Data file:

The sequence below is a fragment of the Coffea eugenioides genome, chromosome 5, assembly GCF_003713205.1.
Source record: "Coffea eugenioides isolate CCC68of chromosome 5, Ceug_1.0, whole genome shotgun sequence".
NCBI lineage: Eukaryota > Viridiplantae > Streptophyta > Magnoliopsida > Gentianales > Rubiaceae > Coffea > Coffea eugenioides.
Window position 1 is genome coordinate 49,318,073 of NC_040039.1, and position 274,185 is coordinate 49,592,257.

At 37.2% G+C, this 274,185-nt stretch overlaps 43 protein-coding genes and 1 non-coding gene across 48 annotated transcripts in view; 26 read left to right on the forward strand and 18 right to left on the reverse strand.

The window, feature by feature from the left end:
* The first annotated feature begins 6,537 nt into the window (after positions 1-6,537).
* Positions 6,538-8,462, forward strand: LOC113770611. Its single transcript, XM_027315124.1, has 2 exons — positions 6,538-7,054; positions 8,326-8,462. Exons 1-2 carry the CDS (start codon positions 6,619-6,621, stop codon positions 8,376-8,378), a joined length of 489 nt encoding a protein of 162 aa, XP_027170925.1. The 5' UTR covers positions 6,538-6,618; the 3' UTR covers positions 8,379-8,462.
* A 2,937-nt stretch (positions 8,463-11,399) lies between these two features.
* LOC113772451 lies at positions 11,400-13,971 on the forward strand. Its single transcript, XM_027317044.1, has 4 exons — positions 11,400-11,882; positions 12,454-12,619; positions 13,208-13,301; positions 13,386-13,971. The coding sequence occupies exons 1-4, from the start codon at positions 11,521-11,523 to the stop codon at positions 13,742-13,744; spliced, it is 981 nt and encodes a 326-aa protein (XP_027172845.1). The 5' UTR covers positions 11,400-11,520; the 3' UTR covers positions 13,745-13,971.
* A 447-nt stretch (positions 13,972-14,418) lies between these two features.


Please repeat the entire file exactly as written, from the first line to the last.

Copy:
The sequence below is a fragment of the Coffea eugenioides genome, chromosome 5, assembly GCF_003713205.1.
Source record: "Coffea eugenioides isolate CCC68of chromosome 5, Ceug_1.0, whole genome shotgun sequence".
NCBI lineage: Eukaryota > Viridiplantae > Streptophyta > Magnoliopsida > Gentianales > Rubiaceae > Coffea > Coffea eugenioides.
Window position 1 is genome coordinate 49,318,073 of NC_040039.1, and position 274,185 is coordinate 49,592,257.

At 37.2% G+C, this 274,185-nt stretch overlaps 43 protein-coding genes and 1 non-coding gene across 48 annotated transcripts in view; 26 read left to right on the forward strand and 18 right to left on the reverse strand.

The window, feature by feature from the left end:
* The first annotated feature begins 6,537 nt into the window (after positions 1-6,537).
* Positions 6,538-8,462, forward strand: LOC113770611. Its single transcript, XM_027315124.1, has 2 exons — positions 6,538-7,054; positions 8,326-8,462. Exons 1-2 carry the CDS (start codon positions 6,619-6,621, stop codon positions 8,376-8,378), a joined length of 489 nt encoding a protein of 162 aa, XP_027170925.1. The 5' UTR covers positions 6,538-6,618; the 3' UTR covers positions 8,379-8,462.
* A 2,937-nt stretch (positions 8,463-11,399) lies between these two features.
* LOC113772451 lies at positions 11,400-13,971 on the forward strand. Its single transcript, XM_027317044.1, has 4 exons — positions 11,400-11,882; positions 12,454-12,619; positions 13,208-13,301; positions 13,386-13,971. The coding sequence occupies exons 1-4, from the start codon at positions 11,521-11,523 to the stop codon at positions 13,742-13,744; spliced, it is 981 nt and encodes a 326-aa protein (XP_027172845.1). The 5' UTR covers positions 11,400-11,520; the 3' UTR covers positions 13,745-13,971.
* A 447-nt stretch (positions 13,972-14,418) lies between these two features.